India is a country of great diversity with various regional cuisines. India has 28 states, 40% of Indian population being vegetarian and about 1% strict Vegan.
Some of the factors affecting its current cuisine are as follows:
- Invasion by other countries: This brought in different foods and cooking methods to modify the native cuisine.
- Mughals introduced paneer (Indian cheese), naan (leavened bread), stuffed meats, poultry and fruits and cooking methods like tandoori in a clay oven.
- The British brought in potatoes, tomatoes, chilies and tea to India and knowing that these were not healthy and difficult to digest, spices were added to improve their digestion.
- Ayurveda, one of the ancient medical systems of India, had a significant influence on diet and lifestyle prior to the invasions. Its main contribution is to approach the root of health problems and to provide an individualized remedy based on body types.
Some of the general principles are as follows:
- Food is prescribed based on body type, Agni or digestive capacity (metabolism) and the lifestyle of a person.
- Food recommendation is made based on the 6 tastes in Ayurveda, which are sweet, sour, salty, bitter, pungent and astringent, versus the macronutrients used as basis in modern nutrition.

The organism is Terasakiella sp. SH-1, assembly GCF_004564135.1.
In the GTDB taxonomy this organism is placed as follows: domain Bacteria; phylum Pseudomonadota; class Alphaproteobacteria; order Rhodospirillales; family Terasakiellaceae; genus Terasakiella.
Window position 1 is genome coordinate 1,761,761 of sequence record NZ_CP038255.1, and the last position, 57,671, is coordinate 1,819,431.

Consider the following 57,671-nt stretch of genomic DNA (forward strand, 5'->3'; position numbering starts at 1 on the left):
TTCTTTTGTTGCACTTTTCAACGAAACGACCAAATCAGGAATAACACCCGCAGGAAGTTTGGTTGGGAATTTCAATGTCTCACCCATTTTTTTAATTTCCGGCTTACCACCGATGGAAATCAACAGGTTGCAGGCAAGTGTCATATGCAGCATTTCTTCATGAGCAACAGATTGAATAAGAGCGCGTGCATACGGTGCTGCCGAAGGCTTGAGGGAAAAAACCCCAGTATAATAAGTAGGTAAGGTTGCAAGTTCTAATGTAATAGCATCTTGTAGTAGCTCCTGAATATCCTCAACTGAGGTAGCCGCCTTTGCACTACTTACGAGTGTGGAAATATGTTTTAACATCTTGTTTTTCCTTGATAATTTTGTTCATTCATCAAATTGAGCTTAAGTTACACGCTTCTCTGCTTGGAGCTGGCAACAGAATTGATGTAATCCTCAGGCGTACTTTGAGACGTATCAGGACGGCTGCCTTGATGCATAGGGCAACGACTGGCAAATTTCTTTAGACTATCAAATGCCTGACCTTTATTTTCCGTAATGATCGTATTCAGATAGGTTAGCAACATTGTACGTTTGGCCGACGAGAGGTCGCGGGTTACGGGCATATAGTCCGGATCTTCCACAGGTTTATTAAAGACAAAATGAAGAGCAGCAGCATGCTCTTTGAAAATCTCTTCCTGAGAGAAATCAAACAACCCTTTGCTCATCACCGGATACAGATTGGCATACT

- Seasonal routine is observed to maintain balance with the nature’s rhythms.
- Religion also plays a role in food choices and restrictions.
- Many Hindus observe a fast every 11th day of the moon cycle.
- Muslims fast during Ramadan eating only after dusk.
- Jains refrain from eating after 6 pm and avoid onions, garlic and some root vegetables.
Fasting is in tune with Ayurvedic principles and is interwoven into the culture as a means to detox the body on a regular basis to maintain optimum health.
Wheat is the staple grain in the Northern states and rice is the staple in the southern states. The lentils and spices used and method of preparation also vary greatly between the different regions.